An example of how a relatively small change can have a big result is a new program that RockResorts and Vail Resorts Hospitality have embarked upon, called Water on the Rocks. The goal is to eliminate plastic water bottles in guest operations, replacing them with reusable bottles and refill stations. Company-wide, this means that an annual estimated 640,000 plastic water bottles will be saved from the waste stream, along with the 4,000 barrels of oil that would be required to manufacture and ship them.
Proof that a hotel can be luxurious and green, the Hôtel Fouquet’s Barrière in Paris was recently awarded STI’s Luxury Eco Certification — one of six properties worldwide to meet all 100 criteria necessary for qualification. Green practices at the 5-star hotel extend to hybrid limousines as well as a fleet of E-Solex eco bicycles for guests’ use.
General Manager Pierre Ferchaud explains that one of the main challenges to going green was that the hotel was not initially built as an eco-friendly property. “[The hotel] quickly adopted its ‘Dignified Luxury’ concept, which refers to a reasonable middle ground between unscrupulous waste and an outdated form of austerity,” he explains. “Guests have been positively enthusiastic to the changes, as underscored by the satisfaction questionnaires.”
Renovating and retrofitting have their challenges, however, and the line between the positive impact of adding or replacing existing features with greener or more efficient ones begs the question of what happens to the things being replaced. For instance, adding low-flow water features is a good step — unless the old ones wind up in a landfill. When done responsibly, however — such as replacing fixtures and materials as it becomes necessary — the outcome can be impressive. At another historic property, Stone House in Little Compton, R.I., the 1854 manor house was recently renovated with an impressive number of eco-friendly features including a solar chimney, geothermal heat, salvaged slate roofs, recycled tumbled glass and crushed-shell pathways, zero-impact water recycling and a rainwater collection system.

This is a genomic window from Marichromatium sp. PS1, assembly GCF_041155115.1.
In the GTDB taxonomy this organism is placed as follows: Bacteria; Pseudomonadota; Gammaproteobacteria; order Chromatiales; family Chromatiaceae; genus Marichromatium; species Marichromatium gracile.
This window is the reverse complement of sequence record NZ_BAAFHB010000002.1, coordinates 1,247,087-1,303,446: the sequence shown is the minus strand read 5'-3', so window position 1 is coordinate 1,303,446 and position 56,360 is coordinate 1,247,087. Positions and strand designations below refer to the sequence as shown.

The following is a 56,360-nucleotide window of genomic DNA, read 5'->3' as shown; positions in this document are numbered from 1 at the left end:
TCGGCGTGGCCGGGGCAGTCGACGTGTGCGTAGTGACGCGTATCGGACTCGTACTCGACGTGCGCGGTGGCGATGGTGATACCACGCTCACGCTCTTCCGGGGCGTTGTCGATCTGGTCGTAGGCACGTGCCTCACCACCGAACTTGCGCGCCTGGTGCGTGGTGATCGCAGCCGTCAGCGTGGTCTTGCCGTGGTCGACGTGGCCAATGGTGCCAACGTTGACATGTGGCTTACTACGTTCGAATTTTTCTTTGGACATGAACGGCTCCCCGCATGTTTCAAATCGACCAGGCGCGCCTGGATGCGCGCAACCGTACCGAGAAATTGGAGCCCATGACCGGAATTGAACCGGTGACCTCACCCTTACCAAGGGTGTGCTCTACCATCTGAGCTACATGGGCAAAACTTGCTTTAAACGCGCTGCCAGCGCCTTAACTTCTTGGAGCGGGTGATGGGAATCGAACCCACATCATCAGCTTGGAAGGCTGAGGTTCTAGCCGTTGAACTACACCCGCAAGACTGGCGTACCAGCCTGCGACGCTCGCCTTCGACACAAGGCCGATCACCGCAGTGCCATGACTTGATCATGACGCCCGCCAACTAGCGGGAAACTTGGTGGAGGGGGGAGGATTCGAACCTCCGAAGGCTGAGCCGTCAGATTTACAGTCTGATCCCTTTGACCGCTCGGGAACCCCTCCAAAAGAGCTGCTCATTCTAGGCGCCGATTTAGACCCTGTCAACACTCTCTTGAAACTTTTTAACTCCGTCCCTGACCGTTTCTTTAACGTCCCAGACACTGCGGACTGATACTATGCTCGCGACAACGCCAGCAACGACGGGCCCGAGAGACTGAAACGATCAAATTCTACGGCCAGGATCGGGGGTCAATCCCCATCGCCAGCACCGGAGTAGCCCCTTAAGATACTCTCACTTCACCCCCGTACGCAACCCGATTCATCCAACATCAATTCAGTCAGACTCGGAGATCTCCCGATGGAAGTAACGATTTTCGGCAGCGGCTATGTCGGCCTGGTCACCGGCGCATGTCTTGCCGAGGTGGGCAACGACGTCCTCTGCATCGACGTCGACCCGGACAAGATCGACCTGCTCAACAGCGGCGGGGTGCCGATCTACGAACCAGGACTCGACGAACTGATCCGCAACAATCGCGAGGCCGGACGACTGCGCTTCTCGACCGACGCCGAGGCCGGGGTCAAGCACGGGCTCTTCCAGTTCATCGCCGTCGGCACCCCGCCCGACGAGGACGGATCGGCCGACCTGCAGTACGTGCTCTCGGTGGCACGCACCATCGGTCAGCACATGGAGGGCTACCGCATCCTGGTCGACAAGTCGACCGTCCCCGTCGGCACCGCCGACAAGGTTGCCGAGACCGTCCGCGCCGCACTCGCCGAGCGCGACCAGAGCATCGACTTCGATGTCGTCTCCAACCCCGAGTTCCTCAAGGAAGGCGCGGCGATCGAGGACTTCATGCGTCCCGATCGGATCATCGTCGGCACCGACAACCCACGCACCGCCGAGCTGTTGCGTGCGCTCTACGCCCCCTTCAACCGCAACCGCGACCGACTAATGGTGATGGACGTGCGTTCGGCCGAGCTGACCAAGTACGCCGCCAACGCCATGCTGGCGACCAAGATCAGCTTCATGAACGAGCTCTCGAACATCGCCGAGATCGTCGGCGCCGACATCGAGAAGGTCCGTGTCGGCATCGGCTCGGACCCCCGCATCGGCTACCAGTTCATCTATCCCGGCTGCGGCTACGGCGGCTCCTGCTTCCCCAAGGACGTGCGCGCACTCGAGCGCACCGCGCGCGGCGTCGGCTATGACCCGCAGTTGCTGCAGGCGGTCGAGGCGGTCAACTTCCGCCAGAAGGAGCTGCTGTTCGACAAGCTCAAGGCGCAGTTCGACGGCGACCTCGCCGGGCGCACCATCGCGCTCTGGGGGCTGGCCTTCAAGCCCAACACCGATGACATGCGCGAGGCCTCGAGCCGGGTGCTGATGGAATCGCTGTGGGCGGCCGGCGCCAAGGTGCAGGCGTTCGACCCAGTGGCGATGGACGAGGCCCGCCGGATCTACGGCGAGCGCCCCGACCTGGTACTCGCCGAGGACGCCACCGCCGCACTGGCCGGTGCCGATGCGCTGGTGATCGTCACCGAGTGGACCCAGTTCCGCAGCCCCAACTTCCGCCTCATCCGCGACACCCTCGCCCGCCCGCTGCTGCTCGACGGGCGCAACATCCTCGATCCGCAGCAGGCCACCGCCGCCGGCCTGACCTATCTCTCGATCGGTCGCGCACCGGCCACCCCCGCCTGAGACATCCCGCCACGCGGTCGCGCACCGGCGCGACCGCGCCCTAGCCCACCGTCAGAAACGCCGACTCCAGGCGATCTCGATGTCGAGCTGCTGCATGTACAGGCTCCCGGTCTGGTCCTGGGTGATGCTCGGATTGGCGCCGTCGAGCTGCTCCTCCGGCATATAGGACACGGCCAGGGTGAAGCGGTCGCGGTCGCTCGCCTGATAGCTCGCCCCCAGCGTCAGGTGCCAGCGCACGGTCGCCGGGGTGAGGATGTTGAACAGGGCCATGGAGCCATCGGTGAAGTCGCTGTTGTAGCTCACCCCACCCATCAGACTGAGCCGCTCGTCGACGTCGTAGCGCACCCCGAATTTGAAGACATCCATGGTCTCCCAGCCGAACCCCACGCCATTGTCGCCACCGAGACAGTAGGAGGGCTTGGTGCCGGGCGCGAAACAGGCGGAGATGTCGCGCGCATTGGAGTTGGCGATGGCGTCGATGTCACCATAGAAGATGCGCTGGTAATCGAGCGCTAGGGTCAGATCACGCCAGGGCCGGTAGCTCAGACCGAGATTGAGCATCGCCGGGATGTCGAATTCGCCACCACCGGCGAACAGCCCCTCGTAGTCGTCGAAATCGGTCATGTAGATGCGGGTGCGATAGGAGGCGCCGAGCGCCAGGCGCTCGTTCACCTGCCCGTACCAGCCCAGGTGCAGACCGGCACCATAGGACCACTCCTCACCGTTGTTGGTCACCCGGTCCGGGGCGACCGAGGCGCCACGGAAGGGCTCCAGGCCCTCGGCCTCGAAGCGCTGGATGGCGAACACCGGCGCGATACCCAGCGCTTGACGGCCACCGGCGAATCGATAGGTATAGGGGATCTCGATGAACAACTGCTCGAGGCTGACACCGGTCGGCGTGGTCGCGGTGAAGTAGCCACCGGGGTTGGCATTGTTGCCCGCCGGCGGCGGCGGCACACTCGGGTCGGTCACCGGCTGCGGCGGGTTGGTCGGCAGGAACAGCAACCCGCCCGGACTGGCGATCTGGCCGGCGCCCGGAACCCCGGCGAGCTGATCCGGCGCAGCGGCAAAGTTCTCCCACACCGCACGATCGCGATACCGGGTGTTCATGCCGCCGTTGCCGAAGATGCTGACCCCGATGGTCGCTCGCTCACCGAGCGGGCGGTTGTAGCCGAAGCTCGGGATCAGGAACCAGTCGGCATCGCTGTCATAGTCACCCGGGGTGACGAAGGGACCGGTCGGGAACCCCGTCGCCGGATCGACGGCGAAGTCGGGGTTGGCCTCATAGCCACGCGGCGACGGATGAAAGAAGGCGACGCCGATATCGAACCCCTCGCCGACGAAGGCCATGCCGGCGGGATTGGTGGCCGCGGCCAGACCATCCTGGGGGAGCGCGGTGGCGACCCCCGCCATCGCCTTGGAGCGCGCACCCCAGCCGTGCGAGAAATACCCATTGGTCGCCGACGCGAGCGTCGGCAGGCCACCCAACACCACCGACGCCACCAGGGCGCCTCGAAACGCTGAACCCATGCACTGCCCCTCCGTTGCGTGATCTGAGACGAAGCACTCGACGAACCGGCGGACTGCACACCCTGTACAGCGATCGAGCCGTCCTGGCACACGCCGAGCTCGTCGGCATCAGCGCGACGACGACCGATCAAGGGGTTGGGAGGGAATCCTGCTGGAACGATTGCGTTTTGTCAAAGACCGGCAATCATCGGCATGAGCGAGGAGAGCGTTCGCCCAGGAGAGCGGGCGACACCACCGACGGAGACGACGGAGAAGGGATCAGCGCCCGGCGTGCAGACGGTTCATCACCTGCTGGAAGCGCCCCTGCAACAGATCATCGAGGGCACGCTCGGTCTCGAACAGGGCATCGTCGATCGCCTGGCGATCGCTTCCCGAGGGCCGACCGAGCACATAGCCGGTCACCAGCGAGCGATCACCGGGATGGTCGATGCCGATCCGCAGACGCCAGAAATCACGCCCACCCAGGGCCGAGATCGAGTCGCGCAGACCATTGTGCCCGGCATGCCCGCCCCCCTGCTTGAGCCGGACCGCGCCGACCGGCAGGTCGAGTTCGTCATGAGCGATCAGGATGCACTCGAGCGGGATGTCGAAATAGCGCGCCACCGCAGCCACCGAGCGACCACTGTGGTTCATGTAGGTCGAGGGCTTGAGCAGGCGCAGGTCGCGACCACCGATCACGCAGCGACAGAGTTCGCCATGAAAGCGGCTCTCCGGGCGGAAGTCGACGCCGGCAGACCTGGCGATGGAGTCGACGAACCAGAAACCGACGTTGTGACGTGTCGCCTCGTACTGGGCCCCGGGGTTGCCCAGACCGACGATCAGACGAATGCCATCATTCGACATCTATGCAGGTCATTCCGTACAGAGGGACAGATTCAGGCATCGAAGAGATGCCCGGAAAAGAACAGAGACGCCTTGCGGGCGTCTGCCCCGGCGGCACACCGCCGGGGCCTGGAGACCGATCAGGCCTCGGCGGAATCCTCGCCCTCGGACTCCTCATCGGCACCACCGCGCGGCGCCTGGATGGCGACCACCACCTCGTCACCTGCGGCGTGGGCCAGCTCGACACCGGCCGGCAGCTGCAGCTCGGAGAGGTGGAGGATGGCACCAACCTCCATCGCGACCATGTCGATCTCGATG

The range of voluntary eco efforts includes Fairmont’s Green Partnership Program; Kimpton’s EarthCare; and a Green Check-in rewards program at Westi n Riverfront Resort & Spa in Vail Valley, Colo., that offers guests a discount on spa services if they arrive at the spa in their guestroom robe, reducing the need to launder a second robe. This property also provides guests with recycling stations on every floor, priority parking for hybrids, and has an onsite organic garden, an open-space protection policy and roof tiles made from recycled tires.
Some new resorts are being built green from the ground up, such as Aquas de Ibiza in Spain, planned entirely around the concepts of energy optimization and generation and sustainable operating practices. Free-cooling technology features automatic air renovation, high-performance/low-energy lighting systems, solar protection to reduce heat entering buildings and to lower greenhouse gas production, a water separation network, environmental light detectors and energy-generating glass panels.
Fly the (Eco) Friendly Skies
When it comes to measuring the carbon offset claims made by airlines, things get tricky. The problem is that emissions produced by each flight differ because of the variables involved in each calculation: aircraft size, altitude, speed, route, engine type and weight — including passengers and cargo. It’s enough to make an MIT grad’s head spin off into the clouds.